As health concerns have shifted consumer focus from buying services to buying goods over the past several months, demand has continued to outstrip supply, with online shopping on a tear.
The pandemic has also concurrently revealed long-standing vulnerabilities in traditionally structured global supply chains—highlighted by unpredictable demand patterns, material shortages and storage and transportation snarls, which have been further exacerbated by labor shortages.
As the demand for goods and services stabilizes, with employees returning to the workforce in larger numbers, supply chain congestion will see some relief, starting in early spring. However, inherent structural issues will continue until the supply chain infrastructure and workforce adapt to these changes in the economy, including omnichannel growth and shifting import patterns. Meanwhile, the $1.2 trillion federal infrastructure package, which includes $17 billion for port infrastructure, also offers hope.
Some companies are taking measures to adapt, chartering shipping vessels and adding air shipments to deal with demand. Additionally, they are simplifying product portfolios and building up inventory when manufacturing or storage capacity allows.
As they work to squeeze every last efficiency and resilience from their supply chains, PwC analysis found that many are taking some combination of these steps:
Companies that succeed this season likely are investing time in scenario planning and creating end-to-end visibility, as well as making an effort to understand how customers plan and buy and calculating expected volumes. They are deploying data for increased agility—so they can switch shipping between locations while shifting resources between different areas of the supply chain or warehouse.
As the pandemic began to expose supply chain gaps in 2020, PwC analysis found that companies had already begun planning to diversify away from China to Mexico and Southeast Asia. Projections are encouraging: Moving production from China to Mexico or another Asian low-cost country could build resilience, enhance the customer experience and cut operating costs by some 25%.
One immediate impact of the pandemic on the supply chain universe is speed. Gone is the era of taking two weeks to compile data on a particular challenge, then coming up with a solution. In the new supply chain landscape, analysis and decision-making need to occur in a matter of days—or perhaps hours.
That concern is driving the need for automation and digitization. Using robotic process automation, machine learning and artificial intelligence, among other tech innovations, supply chain executives can increase capacity and improve performance by deploying fewer resource hours from an increasingly scarce pool.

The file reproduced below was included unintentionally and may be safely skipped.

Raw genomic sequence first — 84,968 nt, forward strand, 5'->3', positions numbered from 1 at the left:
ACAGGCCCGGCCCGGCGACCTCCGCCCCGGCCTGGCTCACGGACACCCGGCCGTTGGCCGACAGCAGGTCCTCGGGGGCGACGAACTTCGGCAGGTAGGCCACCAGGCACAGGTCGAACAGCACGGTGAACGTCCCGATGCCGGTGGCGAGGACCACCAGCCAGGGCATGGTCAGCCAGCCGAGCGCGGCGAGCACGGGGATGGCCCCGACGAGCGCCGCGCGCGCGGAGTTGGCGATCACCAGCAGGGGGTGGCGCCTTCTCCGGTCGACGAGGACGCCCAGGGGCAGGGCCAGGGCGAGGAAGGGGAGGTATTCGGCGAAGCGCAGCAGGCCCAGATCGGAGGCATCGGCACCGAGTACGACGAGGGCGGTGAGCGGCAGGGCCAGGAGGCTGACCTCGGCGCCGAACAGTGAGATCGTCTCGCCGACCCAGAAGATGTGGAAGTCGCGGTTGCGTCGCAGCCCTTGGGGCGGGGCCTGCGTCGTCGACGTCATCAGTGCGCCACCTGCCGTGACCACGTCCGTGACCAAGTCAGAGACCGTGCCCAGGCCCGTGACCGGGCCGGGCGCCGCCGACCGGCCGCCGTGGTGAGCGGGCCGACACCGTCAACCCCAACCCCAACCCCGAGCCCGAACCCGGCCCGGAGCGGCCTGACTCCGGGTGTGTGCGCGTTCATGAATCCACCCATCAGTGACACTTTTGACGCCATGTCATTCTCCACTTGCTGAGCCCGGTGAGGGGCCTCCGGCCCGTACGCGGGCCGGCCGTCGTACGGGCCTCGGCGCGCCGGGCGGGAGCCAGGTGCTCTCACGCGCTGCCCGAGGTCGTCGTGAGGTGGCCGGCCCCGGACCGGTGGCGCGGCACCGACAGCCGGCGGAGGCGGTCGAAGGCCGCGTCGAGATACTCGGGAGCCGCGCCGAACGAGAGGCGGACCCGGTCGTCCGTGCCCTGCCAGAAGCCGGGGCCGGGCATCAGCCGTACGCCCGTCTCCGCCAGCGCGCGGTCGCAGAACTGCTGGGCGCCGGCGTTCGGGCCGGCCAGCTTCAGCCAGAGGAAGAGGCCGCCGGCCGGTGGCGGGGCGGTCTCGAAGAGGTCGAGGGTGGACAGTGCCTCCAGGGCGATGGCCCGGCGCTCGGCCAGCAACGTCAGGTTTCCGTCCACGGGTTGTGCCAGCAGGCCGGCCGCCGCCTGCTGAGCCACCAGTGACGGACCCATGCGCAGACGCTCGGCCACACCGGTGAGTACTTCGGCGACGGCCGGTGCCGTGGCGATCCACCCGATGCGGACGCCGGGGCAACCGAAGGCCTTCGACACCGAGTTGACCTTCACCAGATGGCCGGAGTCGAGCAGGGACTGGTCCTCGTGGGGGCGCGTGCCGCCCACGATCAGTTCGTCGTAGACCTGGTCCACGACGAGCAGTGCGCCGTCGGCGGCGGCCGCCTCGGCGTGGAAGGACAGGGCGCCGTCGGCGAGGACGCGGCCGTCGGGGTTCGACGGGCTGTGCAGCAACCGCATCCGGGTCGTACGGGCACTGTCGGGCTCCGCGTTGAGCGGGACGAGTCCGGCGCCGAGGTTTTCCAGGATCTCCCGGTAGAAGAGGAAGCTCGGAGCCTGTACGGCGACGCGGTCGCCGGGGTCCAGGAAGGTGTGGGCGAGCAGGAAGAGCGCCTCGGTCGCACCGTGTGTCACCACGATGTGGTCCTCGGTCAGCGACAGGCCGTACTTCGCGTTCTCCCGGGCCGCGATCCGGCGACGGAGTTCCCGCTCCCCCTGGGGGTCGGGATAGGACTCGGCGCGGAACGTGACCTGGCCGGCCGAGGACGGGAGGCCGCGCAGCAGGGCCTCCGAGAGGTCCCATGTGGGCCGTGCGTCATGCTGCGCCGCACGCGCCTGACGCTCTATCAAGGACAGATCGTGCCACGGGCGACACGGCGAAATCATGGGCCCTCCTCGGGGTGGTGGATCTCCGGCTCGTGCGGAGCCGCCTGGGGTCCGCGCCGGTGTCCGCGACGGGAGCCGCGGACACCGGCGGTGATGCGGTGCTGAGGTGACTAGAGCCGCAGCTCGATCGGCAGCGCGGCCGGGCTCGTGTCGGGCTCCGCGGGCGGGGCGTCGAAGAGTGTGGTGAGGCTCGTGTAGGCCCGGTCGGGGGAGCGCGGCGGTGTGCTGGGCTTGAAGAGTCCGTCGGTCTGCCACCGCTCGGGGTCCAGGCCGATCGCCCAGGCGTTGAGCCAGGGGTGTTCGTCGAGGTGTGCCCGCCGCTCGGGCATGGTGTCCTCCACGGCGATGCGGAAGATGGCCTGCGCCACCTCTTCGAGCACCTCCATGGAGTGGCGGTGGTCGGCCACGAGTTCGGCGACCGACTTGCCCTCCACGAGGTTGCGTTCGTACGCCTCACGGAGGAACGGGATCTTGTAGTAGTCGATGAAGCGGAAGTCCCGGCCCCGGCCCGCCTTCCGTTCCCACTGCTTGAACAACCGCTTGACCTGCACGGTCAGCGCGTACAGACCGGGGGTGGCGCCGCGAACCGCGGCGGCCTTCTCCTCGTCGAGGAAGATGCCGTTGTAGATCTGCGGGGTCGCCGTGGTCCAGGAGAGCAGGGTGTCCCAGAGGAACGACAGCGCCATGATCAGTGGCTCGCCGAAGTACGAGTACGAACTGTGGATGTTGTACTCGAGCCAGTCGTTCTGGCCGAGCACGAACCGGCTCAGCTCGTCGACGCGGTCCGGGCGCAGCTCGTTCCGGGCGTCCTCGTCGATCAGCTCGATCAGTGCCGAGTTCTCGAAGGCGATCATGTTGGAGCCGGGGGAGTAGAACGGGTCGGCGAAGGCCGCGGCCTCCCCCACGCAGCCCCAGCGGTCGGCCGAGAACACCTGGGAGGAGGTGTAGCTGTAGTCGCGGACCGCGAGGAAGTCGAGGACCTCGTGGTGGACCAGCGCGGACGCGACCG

Designing and implementing a connected, autonomous supply chain also addresses the labor crunch—and creates more desirable, meaningful jobs—while lifting the burden of non-value-added or routine activities off employees.
Concepts of supply chain value are evolving as well. The historical equation of balancing cost and service—which drove supply chain metrics for several decades—is moving to a more holistic approach, with companies now analyzing the overall customer fulfillment experience.
This shift reflects a deeper understanding that the supply chain, often the last function to interact with the consumer, is critical to the overall customer experience. Consumer-facing companies are realizing how essential it is to cement the trust that keeps customers coming back year after year.
These changes signal a reimagining of the organizational structure. A business that focuses on function in a traditional linear structure is ill-equipped to resolve disruptions in real time. However, companies that evolve to focus on end-to-end product management and fulfillment can more easily respond to the challenges that surface along increasingly complex supply chains.
A flow coordinator is a good example of how businesses are collapsing the functions of a traditional structure. This role encompasses merchandising, demand planning, supply management, logistics, warehousing and last-mile responsibilities. A flow coordinator’s ultimate objective is broad: To create the best possible customer experience by optimizing fulfillment to satisfy demand.
Some companies are even building digital situation rooms in which cross-functional teams can interact with a common set of data, workflow and communication methods to collaborate on system challenges.
Some companies might hesitate to invest in the supply chain during this period of ongoing disruption; however, PwC analysis illustrates that a differentiated supply chain can deliver an estimated 43% increase in revenue over the long term. In addition, greater efficiency can lead to a 10% decrease in operating expenses at both the store and supply chain levels, yielding multibillion-dollar savings.
Innovative thinkers understand that the future may ultimately hinge on investing in visibility. That includes harvesting data across the supply chain—from suppliers, and sometimes suppliers’ suppliers, all the way to consumers in their homes.
Companies that extract the most data from every resource—products, manufacturing lines, shipping vehicles such as trucks and boats, workers, warehouse capacity and customer demand—are able to analyze that data to prepare for contingencies. They can proactively understand their risk, sustainability impact and operating performance, which empowers decision-makers to respond to challenges and bottlenecks more nimbly—while transforming supply chains into intelligent digital ecosystems.